You may say that you don’t have time for this philosophical writing endeavor, because you have 50 other clients who need something immediately, not to mention a meeting with your colleagues and a family event to attend. These strategies, however, do not add significant time to the brief-writing process. They aren’t merely philosophical, either. They are very practical. Using the strategies can lower your anxiety, help you get started, and ultimately help you complete the project in a timelier way so that you can attend to your other clients, colleagues and family. The reward of taking the time is that your anxiety level goes down and your writing product is improved.
In his “Essay on Criticism,” originally published in 1711, the poet and satirist Alexander Pope wrote:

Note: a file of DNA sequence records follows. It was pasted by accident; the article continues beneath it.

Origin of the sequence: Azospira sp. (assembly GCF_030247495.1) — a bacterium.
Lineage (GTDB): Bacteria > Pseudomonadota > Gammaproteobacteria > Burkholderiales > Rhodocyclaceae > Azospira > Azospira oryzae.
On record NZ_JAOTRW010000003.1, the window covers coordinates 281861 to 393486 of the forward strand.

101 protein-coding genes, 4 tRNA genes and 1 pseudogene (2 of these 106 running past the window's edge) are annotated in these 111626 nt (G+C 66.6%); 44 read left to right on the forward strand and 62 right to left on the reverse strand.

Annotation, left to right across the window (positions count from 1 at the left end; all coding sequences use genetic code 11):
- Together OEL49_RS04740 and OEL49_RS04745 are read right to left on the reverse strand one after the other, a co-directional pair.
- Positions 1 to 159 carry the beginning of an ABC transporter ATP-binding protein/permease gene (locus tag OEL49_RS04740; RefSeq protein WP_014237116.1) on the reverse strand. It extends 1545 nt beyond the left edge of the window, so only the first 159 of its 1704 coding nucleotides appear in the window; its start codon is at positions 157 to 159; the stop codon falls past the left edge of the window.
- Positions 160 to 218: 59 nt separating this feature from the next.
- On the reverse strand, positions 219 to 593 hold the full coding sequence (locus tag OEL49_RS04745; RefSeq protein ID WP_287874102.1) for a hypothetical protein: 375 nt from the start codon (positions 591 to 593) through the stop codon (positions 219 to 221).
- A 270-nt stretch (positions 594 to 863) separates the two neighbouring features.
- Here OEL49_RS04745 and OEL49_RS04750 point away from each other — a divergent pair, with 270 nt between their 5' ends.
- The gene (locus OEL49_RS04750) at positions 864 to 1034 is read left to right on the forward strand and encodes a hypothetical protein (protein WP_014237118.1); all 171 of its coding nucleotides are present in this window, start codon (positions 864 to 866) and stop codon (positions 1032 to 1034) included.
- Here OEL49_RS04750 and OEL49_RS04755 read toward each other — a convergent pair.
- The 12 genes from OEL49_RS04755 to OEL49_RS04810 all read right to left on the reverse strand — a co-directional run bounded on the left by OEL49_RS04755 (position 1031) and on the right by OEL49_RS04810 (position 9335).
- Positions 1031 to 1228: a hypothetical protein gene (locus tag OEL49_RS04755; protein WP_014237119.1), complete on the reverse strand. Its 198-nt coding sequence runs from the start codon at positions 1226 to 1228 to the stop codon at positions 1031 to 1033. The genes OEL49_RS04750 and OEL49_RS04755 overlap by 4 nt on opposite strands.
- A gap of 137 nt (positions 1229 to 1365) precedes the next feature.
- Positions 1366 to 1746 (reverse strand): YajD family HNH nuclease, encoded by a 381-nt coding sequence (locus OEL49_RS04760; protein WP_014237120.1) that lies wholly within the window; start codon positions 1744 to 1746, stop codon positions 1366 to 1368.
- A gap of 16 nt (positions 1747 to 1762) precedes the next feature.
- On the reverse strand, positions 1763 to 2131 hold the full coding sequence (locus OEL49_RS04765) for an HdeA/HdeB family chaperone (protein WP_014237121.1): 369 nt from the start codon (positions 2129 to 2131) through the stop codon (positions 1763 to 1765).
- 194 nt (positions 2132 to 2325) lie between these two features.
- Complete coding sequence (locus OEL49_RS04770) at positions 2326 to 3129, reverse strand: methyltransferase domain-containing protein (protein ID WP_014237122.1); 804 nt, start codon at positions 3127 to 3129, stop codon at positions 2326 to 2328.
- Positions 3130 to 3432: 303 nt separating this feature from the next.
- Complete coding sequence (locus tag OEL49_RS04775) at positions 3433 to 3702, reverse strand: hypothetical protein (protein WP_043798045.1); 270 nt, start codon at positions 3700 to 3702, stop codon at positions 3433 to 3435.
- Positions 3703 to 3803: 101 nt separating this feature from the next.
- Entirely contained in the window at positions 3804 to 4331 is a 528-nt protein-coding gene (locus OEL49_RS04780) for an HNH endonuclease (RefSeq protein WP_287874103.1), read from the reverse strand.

True ease in writing comes from art, not chance,
As those move easiest who have learned to dance.
Try these strategies the next time you have a writing project. Think of them as additional steps in the dance of
writing. They will add more creativity to your writing and your practice, creating more true ease and enjoyment in writing and the practice of law.
1 Bryan A. Garner, The Winning Brief (Oxford University Press 2nd ed. 2004).
2 Garner’s interviews can be found here: www.lawprose.org/bryan-garner/videos/garners-interviews (last visited Sept. 1, 2021).
3 See Garner, The Winning Brief, at 4 (citing Betty S. Flowers, Madman, Architect, Carpenter, Judge: Roles and the Writing Process, 44 Proceedings of the Conference of College Teachers of English 7-10
4 Betty S. Flowers, Madman, Architect, Carpenter, Judge: Roles and the Writing Process, Intellectual Entrepreneurship, www.ut-ie.com/b/b_ flowers.html (last visited Sept. 1, 2021).
6 Garner, The Winning Brief, 28-33.